Five months later and things couldn’t be farther from that idylistic picture. The East thrived without the King and GMs put together some of the most noteworthy teams in a while. And the Lakers? The Lakers currently sit in the 11th spot of the Western Conference with very little hope of making it to the playoffs. They’re a team that is constantly attacked for their lack of chemistry, skill, and effort. For the first time in a long time, LA became synonymous with “hopeless”.

This wasn’t the future we saw for the King.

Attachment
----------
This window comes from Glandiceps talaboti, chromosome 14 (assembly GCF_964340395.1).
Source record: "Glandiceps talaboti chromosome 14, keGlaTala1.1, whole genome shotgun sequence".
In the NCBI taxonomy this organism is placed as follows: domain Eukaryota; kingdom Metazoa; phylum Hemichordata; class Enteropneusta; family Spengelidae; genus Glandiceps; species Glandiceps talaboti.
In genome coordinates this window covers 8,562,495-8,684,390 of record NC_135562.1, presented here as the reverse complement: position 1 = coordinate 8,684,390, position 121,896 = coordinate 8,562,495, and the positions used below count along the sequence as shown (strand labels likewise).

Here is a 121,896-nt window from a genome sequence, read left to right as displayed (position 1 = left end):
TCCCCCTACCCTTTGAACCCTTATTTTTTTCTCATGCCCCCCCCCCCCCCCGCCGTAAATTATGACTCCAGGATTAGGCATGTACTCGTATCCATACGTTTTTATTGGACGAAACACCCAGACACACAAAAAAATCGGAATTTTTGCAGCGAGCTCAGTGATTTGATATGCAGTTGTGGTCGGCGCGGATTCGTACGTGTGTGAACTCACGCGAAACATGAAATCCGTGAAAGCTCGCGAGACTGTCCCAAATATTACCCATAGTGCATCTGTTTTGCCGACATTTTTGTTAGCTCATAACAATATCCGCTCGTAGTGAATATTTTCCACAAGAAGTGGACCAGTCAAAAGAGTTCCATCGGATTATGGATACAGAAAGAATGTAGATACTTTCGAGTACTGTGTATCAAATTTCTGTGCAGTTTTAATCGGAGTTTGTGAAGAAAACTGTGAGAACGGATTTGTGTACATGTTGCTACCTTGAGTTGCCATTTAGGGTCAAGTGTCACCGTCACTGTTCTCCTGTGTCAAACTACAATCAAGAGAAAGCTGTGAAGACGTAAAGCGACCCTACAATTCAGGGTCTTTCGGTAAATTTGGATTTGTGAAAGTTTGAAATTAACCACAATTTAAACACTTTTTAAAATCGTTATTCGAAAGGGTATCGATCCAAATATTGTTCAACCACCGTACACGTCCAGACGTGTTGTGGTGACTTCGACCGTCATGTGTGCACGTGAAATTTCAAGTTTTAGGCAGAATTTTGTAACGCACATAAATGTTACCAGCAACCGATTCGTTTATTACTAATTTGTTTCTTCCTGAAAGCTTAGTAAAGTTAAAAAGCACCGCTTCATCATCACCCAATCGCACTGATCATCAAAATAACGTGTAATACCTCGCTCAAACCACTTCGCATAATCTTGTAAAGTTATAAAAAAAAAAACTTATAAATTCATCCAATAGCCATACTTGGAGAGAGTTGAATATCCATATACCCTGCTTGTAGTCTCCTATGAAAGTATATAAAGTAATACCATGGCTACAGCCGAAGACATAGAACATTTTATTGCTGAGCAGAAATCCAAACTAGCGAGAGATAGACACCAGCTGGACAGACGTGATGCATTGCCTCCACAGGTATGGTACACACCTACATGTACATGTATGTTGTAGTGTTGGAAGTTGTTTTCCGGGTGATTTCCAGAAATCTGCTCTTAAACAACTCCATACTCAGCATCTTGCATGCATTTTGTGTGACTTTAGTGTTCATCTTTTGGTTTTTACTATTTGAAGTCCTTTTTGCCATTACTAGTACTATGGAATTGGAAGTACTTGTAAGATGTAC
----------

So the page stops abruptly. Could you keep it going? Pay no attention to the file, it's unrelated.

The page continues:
On the heels of a night filled with one of his greatest achievements ever, the Lakers as a team walked away with a loss to the Denver Nuggets. A night that began on a high note went out on one that was equivalent to sour candy. Furthermore, a frustrated team left an arena, hopped on social media, and found a bevy of congrats for their star player, while enduring the storm that came with another Lakers loss.

It seems that James’ stardom has reached a tipping point, one that makes him a GM one moment, the King of the league the next, and finally the biggest point of contention within the locker room. The most notable thing is that it is clearly wearing him down. Chris Martin let us know that “nobody one said it was easy”, but you’ve got to ask yourself, does it have to be so hard?